At the start of the afternoon session, Provost Gloria Gibson confers a Doctor of Humane letters honorary degree on the Dalai Lama, which he will add to the hundreds of honors he has received, including a 1989 Nobel Peace Prize, his honorary Canadian citizenship awarded in 2006, and the United States Congressional Gold Medal in October 2007.
He receives another standing ovation, then sits, adjusting the UNI Panther visor with his trademark impish grin, and begins to speak.
In his keynote address, the Dalai Lama further explores the role of formalized education for ending violence, offering that “knowledge is most precious, but knowledge alone may not bring inner peace.” He questions whether “the more educated people become, the more cunning, and expert [they become] to exploit and cheat others?” as he playfully leans over to look into the helpless face of UNI President Benjamin Allan sitting next to him on stage. “So education alone [is] no guarantee to create a happy life or bring community or global happiness,” he continues. He emphasizes that education must first teach the value of “warm heartedness” addressing “both brain and heart.” He feels that teachers must genuinely care about their students to make this possible.
After speaking further about the need to put aside violence and seek mutual solutions to our problems, he gives younger listeners in the audience a mandate.
“I think that the President Allan and I are from the same generation so we are ready to say bye-bye. These young people,” he continues as he gestures to the audience, “your promise in the 21st century is to make a new shape of this century. It’s up to you, it’s not up to myself. So please think that now, today, our reality is that every nation is interconnected, so every nation has to be treated as part of whole world. Up to now, our concept of ‘we’ and ‘they’ was very absolute. Now, that idea is out of date. Now, the whole world is part of me. With this attitude we can solve any problem. Otherwise our future will be difficult. . . .”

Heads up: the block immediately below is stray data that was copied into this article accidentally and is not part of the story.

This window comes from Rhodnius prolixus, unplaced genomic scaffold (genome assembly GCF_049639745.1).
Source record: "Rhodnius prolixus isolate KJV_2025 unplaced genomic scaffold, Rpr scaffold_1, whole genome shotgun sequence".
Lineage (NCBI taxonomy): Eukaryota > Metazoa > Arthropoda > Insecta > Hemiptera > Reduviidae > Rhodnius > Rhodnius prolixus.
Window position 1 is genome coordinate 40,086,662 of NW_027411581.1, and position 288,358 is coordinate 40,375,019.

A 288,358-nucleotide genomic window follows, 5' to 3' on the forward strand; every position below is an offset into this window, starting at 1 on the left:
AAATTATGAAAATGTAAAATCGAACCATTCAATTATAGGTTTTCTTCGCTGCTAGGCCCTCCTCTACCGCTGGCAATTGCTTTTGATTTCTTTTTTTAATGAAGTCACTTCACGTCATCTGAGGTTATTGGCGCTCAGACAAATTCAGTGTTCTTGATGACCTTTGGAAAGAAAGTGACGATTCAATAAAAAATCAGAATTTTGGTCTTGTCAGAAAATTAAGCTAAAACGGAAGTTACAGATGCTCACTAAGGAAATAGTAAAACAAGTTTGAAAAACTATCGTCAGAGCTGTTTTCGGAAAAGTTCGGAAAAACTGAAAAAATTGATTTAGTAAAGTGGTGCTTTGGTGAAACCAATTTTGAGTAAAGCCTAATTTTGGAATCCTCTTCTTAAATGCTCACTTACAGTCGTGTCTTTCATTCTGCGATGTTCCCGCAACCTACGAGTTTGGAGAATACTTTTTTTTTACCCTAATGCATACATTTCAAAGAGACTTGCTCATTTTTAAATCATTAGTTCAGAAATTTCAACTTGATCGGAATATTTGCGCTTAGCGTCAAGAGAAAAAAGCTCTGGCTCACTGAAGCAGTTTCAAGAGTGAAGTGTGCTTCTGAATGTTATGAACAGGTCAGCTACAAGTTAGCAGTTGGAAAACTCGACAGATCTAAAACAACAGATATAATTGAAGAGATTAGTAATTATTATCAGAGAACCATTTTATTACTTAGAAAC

In closing, he throws a final curveball. “When I talk, I make clear that those among audience who are here with great expectations . . . that also mistake! I have nothing to offer. So don’t expect much. Some people may have the feeling the Dalai Lama is special person—that’s absolute nonsense. In 2008 I went through surgery for gallbladder,” he says flashing that charismatic grin again. “That event scientifically proves that the Dalia Lama has no special or healing power.”
I’m still not convinced.
He closes in a quiet voice, instructing his audience,“[Take] these points which I mentioned, and if you feel some interest, then think more and experiment. Then you may get some sort of benefit.”
But “if you feel my talk is of no interest,” he says, leaving a long, mischievous, pregnant pause, “then forget it!”
What? Did he just say “forget it,” I think, laughing aloud at this final surprise.